Appellants maintain that the trial judge's excessive and improper intrusion exceeded the bounds of judicial propriety and deprived them of fundamental safeguards guaranteed in the due process clause.

There is an abundance of authority establishing the conduct of a trial judge. Certain general standards are prescribed; however, no absolute, rigid rule exists. Each case must be viewed in its own setting. The pattern of due process is picked out of the facts and circumstances of each case. See Brock v. North Carolina, 344 U.S. 424, 427, 73 S. Ct. 349, 97 L. Ed. 456 (1953).

Keeping these salutary principles in mind, we examine the challenged propriety of the trial judge's participation. At the outset, it is obvious that the Court was confronted with a tense, sensitive, and difficult situation. Considerable and understandable reluctance was exhibited by both victims in revealing the appalling circumstances of their humiliating and harrowing experience. Constant reassurance by the Court was required in the continuation of a line of questioning which counsel had initiated.*fn4 The atmosphere of the courtroom was charged and fraught with tension.*fn5 Nevertheless, the judge was ever mindful of the constitutional rights of the appellants.*fn6 The jury was instructed that the case was important to both appellants as well as to the State of New Jersey.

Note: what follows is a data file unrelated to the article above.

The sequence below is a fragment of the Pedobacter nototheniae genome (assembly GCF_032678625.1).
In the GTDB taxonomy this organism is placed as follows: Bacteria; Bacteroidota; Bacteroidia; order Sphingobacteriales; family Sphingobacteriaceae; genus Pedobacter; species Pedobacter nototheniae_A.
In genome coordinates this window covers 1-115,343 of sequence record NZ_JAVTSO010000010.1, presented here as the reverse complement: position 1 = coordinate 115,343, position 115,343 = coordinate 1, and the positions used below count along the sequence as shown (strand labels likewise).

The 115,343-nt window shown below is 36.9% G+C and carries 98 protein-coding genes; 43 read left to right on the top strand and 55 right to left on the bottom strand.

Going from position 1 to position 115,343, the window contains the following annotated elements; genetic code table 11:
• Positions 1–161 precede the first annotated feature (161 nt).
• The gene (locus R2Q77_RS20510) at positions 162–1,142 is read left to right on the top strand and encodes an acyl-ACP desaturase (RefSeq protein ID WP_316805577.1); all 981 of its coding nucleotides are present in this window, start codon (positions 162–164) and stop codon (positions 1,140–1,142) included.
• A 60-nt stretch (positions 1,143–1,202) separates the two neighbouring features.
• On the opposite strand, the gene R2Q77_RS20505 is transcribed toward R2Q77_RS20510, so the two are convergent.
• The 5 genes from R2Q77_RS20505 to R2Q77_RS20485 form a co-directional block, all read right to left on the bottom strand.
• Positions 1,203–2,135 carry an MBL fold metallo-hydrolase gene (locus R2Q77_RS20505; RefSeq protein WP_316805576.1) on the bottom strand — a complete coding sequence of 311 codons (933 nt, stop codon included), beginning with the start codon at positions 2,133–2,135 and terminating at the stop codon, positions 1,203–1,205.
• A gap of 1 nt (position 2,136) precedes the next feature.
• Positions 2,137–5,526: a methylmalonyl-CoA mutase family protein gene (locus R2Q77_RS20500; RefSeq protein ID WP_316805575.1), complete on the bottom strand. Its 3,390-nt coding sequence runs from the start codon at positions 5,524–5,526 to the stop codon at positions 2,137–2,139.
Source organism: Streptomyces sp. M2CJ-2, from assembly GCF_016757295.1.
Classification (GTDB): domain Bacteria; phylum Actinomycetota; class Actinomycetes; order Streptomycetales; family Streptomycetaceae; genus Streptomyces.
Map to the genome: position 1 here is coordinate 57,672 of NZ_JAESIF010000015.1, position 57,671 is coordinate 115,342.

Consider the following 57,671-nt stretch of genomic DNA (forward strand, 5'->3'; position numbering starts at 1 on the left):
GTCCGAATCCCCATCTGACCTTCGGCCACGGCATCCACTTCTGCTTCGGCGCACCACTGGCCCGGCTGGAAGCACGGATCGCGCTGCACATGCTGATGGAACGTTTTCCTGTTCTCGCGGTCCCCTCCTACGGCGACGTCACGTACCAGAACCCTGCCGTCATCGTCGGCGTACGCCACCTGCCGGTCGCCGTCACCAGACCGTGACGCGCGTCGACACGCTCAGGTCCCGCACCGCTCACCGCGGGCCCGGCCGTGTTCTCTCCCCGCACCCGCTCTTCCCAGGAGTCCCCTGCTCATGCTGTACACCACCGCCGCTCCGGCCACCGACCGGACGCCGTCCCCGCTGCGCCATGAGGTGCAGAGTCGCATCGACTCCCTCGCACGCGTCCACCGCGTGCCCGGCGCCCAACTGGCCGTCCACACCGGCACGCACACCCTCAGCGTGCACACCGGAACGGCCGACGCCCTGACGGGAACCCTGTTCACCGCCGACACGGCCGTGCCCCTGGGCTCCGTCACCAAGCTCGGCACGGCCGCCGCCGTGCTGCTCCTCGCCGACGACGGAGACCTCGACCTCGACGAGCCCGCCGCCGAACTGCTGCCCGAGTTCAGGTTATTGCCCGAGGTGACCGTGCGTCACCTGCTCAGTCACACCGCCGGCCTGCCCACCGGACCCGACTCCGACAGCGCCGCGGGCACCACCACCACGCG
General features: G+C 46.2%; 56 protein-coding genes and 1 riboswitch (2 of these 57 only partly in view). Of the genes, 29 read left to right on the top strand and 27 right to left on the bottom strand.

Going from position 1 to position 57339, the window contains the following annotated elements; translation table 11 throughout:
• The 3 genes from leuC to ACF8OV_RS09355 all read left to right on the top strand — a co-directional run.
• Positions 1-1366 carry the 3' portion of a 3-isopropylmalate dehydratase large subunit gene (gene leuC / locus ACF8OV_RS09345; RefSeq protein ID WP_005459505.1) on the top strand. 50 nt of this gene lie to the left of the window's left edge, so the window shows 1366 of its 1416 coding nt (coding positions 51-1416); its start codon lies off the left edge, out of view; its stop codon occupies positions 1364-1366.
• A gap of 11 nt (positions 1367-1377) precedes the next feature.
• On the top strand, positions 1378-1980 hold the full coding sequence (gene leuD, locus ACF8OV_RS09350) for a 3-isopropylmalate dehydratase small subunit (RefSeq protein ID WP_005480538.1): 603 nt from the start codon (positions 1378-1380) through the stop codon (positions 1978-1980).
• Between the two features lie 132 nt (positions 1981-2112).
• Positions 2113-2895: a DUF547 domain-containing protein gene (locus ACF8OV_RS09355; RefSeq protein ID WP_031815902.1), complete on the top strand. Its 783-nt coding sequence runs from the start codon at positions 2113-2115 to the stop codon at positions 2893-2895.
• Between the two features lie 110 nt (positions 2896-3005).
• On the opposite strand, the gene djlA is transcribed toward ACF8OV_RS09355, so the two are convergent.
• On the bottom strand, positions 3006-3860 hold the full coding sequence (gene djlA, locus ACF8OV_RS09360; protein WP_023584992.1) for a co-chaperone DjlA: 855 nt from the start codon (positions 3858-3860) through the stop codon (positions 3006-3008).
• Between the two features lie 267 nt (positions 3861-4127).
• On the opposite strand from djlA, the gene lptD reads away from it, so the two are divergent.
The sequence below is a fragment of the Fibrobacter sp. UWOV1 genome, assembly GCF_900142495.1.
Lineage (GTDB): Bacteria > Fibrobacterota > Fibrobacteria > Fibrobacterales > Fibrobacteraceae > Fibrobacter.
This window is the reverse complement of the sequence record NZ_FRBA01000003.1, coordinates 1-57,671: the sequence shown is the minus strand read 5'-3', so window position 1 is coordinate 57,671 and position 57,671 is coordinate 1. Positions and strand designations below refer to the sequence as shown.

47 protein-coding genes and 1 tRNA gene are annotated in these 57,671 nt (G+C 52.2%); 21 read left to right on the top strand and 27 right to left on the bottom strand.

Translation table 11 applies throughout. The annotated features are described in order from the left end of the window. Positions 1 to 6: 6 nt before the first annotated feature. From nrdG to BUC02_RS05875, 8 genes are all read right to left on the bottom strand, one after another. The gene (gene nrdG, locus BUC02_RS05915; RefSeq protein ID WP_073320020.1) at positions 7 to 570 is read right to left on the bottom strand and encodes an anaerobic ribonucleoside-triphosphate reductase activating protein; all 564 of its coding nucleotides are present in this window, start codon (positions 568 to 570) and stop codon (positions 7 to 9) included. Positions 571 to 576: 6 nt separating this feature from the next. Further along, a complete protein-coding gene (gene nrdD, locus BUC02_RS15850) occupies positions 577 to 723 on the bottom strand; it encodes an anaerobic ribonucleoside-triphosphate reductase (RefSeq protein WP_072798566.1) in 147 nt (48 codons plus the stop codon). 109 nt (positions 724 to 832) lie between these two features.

We have long abandoned the adversary system of litigation which regards opposing lawyers as players and the judge as a mere umpire whose only duty is to determine whether infractions of the rules of the game have been committed. See 3 Wigmore, Evidence (1940 ed.), § 784. A trial is not a contest but a search for the truth so that justice may properly be administered. For the purpose of eliciting the germane facts, a judge may on his own initiative and within his sound discretion interrogate witnesses. 3 Wigmore, supra; Annotation, 11 A.L.R. 1172 (1933); 53 Am.Jur; Trial, § 75. In New Jersey, as elsewhere, leading questions are within a court's discretion, especially in prosecutions for sex offenses where the delicate nature of the details of the crime would otherwise prevent the witness from making a full disclosure. In our federal system the trial judge has the duty to discover the truth, elicit material facts, clarify testimony, and expedite the trial as much as possible. United States v. Brandt, 196 F.2d 653 (2d Cir., 1952).